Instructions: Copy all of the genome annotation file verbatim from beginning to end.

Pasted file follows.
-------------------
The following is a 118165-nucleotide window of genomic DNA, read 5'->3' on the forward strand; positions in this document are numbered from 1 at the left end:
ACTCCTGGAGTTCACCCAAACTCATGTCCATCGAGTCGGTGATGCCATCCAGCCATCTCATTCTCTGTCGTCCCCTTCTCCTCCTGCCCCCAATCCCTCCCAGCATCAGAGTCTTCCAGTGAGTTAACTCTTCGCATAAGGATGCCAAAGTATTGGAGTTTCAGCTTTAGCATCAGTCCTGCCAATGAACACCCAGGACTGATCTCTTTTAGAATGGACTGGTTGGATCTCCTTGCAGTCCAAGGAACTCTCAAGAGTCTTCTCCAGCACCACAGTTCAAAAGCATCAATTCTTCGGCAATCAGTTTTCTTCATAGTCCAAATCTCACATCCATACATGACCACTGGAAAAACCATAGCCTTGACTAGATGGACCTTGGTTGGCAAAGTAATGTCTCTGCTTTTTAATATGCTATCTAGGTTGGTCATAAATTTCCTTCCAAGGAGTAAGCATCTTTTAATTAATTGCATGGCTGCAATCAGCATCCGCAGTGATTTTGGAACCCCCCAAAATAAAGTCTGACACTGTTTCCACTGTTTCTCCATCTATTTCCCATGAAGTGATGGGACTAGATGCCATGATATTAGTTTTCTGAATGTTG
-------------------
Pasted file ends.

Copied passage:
The following is a 118165-nucleotide window of genomic DNA, read 5'->3' on the forward strand; positions in this document are numbered from 1 at the left end:
ACTCCTGGAGTTCACCCAAACTCATGTCCATCGAGTCGGTGATGCCATCCAGCCATCTCATTCTCTGTCGTCCCCTTCTCCTCCTGCCCCCAATCCCTCCCAGCATCAGAGTCTTCCAGTGAGTTAACTCTTCGCATAAGGATGCCAAAGTATTGGAGTTTCAGCTTTAGCATCAGTCCTGCCAATGAACACCCAGGACTGATCTCTTTTAGAATGGACTGGTTGGATCTCCTTGCAGTCCAAGGAACTCTCAAGAGTCTTCTCCAGCACCACAGTTCAAAAGCATCAATTCTTCGGCAATCAGTTTTCTTCATAGTCCAAATCTCACATCCATACATGACCACTGGAAAAACCATAGCCTTGACTAGATGGACCTTGGTTGGCAAAGTAATGTCTCTGCTTTTTAATATGCTATCTAGGTTGGTCATAAATTTCCTTCCAAGGAGTAAGCATCTTTTAATTAATTGCATGGCTGCAATCAGCATCCGCAGTGATTTTGGAACCCCCCAAAATAAAGTCTGACACTGTTTCCACTGTTTCTCCATCTATTTCCCATGAAGTGATGGGACTAGATGCCATGATATTAGTTTTCTGAATGTTG